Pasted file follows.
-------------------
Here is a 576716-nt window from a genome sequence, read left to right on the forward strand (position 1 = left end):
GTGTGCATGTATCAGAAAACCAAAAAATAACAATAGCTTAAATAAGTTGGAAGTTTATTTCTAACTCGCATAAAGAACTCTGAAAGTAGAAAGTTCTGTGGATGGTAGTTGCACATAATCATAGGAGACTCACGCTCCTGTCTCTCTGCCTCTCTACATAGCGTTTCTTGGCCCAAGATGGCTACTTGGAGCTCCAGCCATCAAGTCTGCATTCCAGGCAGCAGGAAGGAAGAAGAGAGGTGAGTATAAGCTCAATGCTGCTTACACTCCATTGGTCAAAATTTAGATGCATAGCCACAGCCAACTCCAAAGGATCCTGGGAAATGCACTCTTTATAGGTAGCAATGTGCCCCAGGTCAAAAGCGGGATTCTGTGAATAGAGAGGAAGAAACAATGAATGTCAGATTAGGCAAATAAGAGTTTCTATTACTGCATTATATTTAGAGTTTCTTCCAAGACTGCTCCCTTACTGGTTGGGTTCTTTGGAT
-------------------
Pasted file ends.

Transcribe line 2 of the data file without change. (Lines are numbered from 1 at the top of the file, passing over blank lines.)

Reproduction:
GTGTGCATGTATCAGAAAACCAAAAAATAACAATAGCTTAAATAAGTTGGAAGTTTATTTCTAACTCGCATAAAGAACTCTGAAAGTAGAAAGTTCTGTGGATGGTAGTTGCACATAATCATAGGAGACTCACGCTCCTGTCTCTCTGCCTCTCTACATAGCGTTTCTTGGCCCAAGATGGCTACTTGGAGCTCCAGCCATCAAGTCTGCATTCCAGGCAGCAGGAAGGAAGAAGAGAGGTGAGTATAAGCTCAATGCTGCTTACACTCCATTGGTCAAAATTTAGATGCATAGCCACAGCCAACTCCAAAGGATCCTGGGAAATGCACTCTTTATAGGTAGCAATGTGCCCCAGGTCAAAAGCGGGATTCTGTGAATAGAGAGGAAGAAACAATGAATGTCAGATTAGGCAAATAAGAGTTTCTATTACTGCATTATATTTAGAGTTTCTTCCAAGACTGCTCCCTTACTGGTTGGGTTCTTTGGAT